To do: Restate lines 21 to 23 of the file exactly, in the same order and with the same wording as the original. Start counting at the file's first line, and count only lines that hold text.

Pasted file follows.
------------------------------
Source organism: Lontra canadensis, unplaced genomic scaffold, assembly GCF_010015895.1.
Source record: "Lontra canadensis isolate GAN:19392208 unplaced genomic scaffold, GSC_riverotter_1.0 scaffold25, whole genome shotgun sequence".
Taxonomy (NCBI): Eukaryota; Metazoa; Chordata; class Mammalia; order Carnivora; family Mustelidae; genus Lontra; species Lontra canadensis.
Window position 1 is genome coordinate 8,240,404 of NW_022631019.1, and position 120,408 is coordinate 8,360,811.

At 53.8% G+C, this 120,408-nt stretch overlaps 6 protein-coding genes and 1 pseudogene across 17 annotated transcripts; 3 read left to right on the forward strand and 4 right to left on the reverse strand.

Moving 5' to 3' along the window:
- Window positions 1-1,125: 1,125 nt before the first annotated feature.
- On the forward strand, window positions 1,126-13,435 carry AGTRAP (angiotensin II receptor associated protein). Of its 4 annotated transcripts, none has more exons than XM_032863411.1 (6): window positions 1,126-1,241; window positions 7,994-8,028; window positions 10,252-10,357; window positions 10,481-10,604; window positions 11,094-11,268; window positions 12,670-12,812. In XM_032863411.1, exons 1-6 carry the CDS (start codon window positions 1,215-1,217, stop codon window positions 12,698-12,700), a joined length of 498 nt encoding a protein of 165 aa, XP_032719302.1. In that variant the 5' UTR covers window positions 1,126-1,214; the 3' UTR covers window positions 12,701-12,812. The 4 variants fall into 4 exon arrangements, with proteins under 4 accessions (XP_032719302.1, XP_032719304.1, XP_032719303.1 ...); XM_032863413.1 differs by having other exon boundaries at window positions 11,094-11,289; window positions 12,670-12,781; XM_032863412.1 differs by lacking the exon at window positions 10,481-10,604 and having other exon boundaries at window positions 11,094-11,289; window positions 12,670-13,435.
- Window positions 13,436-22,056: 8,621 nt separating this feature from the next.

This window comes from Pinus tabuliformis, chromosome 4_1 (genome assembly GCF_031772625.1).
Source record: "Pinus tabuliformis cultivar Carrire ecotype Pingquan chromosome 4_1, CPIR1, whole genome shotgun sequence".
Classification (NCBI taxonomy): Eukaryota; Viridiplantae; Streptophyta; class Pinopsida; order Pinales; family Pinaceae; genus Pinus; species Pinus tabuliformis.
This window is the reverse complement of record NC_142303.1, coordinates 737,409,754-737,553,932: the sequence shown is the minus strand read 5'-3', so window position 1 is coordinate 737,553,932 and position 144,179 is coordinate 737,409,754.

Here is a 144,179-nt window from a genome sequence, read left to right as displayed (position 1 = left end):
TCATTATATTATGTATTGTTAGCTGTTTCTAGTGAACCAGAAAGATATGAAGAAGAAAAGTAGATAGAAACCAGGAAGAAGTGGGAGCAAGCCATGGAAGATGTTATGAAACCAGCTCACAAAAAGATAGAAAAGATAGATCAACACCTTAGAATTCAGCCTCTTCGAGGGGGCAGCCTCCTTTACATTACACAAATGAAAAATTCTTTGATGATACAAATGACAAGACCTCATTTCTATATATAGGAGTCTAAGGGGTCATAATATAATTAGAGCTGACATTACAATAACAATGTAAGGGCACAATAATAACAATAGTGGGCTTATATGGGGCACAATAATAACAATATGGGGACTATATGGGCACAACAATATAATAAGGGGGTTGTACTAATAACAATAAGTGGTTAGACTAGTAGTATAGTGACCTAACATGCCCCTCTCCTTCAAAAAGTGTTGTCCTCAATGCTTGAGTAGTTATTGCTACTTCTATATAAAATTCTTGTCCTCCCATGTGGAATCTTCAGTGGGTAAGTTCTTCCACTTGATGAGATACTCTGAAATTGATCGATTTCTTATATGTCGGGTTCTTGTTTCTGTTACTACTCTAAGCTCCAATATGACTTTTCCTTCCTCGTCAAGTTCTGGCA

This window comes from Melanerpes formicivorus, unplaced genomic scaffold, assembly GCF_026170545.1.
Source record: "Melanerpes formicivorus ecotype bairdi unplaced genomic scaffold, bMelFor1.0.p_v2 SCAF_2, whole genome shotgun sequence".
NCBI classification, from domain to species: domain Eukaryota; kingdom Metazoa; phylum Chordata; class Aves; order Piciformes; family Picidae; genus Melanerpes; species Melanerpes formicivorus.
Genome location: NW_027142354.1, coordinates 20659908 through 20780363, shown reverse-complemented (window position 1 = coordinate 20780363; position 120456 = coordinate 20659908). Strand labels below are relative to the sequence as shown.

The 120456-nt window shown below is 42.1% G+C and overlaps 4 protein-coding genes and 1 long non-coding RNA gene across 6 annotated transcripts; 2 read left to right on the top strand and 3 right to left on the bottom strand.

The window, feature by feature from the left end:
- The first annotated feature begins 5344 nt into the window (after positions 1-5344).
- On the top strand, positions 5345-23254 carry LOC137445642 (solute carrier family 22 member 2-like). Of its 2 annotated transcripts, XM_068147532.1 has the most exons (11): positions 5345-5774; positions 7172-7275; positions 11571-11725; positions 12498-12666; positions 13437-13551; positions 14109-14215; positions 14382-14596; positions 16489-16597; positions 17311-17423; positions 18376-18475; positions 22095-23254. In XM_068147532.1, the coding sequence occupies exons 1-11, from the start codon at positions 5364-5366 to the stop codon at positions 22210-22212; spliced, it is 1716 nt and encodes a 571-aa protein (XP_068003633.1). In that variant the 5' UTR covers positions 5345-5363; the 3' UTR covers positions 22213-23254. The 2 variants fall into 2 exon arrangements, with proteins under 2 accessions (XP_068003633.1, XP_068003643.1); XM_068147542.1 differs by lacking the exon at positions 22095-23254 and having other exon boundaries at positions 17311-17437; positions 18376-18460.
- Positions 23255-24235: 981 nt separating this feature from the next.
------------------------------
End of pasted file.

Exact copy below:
The window, feature by feature from the left end:
- The first annotated feature begins 5344 nt into the window (after positions 1-5344).
- On the top strand, positions 5345-23254 carry LOC137445642 (solute carrier family 22 member 2-like). Of its 2 annotated transcripts, XM_068147532.1 has the most exons (11): positions 5345-5774; positions 7172-7275; positions 11571-11725; positions 12498-12666; positions 13437-13551; positions 14109-14215; positions 14382-14596; positions 16489-16597; positions 17311-17423; positions 18376-18475; positions 22095-23254. In XM_068147532.1, the coding sequence occupies exons 1-11, from the start codon at positions 5364-5366 to the stop codon at positions 22210-22212; spliced, it is 1716 nt and encodes a 571-aa protein (XP_068003633.1). In that variant the 5' UTR covers positions 5345-5363; the 3' UTR covers positions 22213-23254. The 2 variants fall into 2 exon arrangements, with proteins under 2 accessions (XP_068003633.1, XP_068003643.1); XM_068147542.1 differs by lacking the exon at positions 22095-23254 and having other exon boundaries at positions 17311-17437; positions 18376-18460.